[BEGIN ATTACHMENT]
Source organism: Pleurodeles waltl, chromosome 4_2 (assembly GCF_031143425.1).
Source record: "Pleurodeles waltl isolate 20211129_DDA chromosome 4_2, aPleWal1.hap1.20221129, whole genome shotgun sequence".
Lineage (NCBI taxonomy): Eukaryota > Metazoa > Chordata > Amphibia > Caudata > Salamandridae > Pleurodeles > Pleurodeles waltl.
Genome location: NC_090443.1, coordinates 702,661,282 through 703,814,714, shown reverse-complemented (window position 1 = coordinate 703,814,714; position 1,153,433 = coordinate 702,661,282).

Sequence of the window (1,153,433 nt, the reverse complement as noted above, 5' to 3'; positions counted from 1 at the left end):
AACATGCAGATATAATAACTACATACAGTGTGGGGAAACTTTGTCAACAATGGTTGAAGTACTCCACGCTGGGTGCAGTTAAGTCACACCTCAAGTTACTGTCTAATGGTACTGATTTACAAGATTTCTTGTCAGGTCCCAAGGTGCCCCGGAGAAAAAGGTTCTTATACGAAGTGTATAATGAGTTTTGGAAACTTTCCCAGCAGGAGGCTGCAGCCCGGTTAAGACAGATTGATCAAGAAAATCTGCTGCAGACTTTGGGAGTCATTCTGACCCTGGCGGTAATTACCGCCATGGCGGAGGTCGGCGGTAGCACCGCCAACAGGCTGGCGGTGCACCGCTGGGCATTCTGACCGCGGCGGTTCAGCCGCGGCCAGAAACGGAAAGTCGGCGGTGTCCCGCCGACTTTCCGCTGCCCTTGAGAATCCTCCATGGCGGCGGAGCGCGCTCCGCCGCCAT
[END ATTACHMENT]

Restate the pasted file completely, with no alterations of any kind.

Source organism: Pleurodeles waltl, chromosome 4_2 (assembly GCF_031143425.1).
Source record: "Pleurodeles waltl isolate 20211129_DDA chromosome 4_2, aPleWal1.hap1.20221129, whole genome shotgun sequence".
Lineage (NCBI taxonomy): Eukaryota > Metazoa > Chordata > Amphibia > Caudata > Salamandridae > Pleurodeles > Pleurodeles waltl.
Genome location: NC_090443.1, coordinates 702,661,282 through 703,814,714, shown reverse-complemented (window position 1 = coordinate 703,814,714; position 1,153,433 = coordinate 702,661,282).

Sequence of the window (1,153,433 nt, the reverse complement as noted above, 5' to 3'; positions counted from 1 at the left end):
AACATGCAGATATAATAACTACATACAGTGTGGGGAAACTTTGTCAACAATGGTTGAAGTACTCCACGCTGGGTGCAGTTAAGTCACACCTCAAGTTACTGTCTAATGGTACTGATTTACAAGATTTCTTGTCAGGTCCCAAGGTGCCCCGGAGAAAAAGGTTCTTATACGAAGTGTATAATGAGTTTTGGAAACTTTCCCAGCAGGAGGCTGCAGCCCGGTTAAGACAGATTGATCAAGAAAATCTGCTGCAGACTTTGGGAGTCATTCTGACCCTGGCGGTAATTACCGCCATGGCGGAGGTCGGCGGTAGCACCGCCAACAGGCTGGCGGTGCACCGCTGGGCATTCTGACCGCGGCGGTTCAGCCGCGGCCAGAAACGGAAAGTCGGCGGTGTCCCGCCGACTTTCCGCTGCCCTTGAGAATCCTCCATGGCGGCGGAGCGCGCTCCGCCGCCAT